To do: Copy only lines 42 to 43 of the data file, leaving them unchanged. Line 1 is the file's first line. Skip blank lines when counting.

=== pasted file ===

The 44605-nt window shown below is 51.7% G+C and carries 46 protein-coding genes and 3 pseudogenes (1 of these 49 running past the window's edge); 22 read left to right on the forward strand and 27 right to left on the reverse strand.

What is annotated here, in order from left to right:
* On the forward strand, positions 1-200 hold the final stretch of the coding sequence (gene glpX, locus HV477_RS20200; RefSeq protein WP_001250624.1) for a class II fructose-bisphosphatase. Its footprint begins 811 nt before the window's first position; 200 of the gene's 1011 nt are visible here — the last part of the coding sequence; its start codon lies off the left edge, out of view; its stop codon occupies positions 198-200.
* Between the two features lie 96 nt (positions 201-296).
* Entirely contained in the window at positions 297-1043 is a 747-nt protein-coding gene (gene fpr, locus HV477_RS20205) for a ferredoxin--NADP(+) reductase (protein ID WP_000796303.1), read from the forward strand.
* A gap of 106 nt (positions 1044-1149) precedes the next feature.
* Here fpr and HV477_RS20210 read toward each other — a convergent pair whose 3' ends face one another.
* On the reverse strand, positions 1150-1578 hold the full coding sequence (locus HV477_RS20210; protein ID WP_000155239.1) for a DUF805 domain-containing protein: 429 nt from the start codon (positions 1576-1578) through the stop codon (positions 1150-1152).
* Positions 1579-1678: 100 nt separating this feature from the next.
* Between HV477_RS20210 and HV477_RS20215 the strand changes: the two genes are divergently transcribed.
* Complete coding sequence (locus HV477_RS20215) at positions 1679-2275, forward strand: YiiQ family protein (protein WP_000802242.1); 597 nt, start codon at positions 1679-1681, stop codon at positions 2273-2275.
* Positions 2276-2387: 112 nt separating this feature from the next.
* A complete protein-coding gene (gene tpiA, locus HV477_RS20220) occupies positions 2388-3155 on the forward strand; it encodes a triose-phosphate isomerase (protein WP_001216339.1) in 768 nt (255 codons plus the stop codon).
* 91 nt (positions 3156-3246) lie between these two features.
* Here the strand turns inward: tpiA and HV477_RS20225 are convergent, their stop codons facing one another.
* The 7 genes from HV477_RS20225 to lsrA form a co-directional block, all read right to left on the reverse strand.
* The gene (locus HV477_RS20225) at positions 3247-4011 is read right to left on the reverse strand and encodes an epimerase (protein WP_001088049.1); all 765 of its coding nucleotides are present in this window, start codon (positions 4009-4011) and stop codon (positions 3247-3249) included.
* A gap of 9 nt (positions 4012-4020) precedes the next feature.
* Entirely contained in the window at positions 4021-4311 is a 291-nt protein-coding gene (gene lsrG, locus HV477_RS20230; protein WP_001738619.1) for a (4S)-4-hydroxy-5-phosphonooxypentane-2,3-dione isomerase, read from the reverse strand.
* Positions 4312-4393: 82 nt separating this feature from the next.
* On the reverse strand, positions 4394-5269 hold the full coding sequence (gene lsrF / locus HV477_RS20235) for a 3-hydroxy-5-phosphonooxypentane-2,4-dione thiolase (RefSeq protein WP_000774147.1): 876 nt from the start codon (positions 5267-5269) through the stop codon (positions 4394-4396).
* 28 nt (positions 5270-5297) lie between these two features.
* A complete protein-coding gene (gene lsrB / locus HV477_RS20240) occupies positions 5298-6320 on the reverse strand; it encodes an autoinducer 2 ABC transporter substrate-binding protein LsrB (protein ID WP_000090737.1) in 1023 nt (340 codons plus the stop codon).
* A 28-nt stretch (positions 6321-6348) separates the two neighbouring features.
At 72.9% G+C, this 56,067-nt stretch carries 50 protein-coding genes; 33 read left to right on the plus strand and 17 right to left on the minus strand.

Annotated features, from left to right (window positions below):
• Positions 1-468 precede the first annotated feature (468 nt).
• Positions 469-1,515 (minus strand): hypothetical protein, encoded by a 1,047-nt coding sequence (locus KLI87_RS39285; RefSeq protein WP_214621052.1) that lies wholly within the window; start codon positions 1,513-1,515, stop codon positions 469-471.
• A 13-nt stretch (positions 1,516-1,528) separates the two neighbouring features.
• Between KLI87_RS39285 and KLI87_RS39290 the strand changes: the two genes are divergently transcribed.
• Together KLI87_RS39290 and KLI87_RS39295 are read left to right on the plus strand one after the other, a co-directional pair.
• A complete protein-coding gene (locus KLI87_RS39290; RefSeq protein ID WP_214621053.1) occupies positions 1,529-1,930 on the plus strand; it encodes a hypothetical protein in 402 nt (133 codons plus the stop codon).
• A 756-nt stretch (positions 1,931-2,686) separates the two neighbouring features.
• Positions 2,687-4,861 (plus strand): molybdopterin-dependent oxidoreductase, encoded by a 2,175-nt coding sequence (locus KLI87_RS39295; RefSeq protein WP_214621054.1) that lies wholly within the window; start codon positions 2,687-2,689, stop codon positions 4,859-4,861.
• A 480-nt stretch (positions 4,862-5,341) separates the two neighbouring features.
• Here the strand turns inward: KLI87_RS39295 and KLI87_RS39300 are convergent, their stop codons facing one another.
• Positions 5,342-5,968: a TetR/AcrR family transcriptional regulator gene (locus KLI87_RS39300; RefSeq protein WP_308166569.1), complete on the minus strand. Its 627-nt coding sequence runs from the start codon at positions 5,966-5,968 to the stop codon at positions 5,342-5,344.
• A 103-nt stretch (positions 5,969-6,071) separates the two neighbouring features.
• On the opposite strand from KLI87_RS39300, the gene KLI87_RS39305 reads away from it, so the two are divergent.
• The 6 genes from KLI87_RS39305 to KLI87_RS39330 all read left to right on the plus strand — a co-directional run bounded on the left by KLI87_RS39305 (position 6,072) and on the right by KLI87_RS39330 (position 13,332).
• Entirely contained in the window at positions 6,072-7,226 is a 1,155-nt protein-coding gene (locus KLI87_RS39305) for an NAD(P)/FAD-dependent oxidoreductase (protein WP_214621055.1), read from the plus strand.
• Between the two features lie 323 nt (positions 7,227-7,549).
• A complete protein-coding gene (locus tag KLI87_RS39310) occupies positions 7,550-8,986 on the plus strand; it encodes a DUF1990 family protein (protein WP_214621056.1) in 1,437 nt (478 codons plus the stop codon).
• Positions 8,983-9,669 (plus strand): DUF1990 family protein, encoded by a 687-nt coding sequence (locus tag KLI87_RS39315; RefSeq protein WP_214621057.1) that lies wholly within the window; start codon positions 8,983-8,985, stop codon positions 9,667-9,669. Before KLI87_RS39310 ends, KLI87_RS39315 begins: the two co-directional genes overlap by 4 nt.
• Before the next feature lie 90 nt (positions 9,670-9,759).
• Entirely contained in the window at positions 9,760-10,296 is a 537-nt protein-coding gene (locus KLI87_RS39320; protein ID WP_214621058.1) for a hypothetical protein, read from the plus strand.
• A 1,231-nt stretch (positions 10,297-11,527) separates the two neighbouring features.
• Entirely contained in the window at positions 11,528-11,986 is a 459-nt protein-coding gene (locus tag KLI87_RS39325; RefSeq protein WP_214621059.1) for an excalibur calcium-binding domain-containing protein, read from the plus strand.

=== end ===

• Between the two features lie 323 nt (positions 7,227-7,549).
• A complete protein-coding gene (locus tag KLI87_RS39310) occupies positions 7,550-8,986 on the plus strand; it encodes a DUF1990 family protein (protein WP_214621056.1) in 1,437 nt (478 codons plus the stop codon).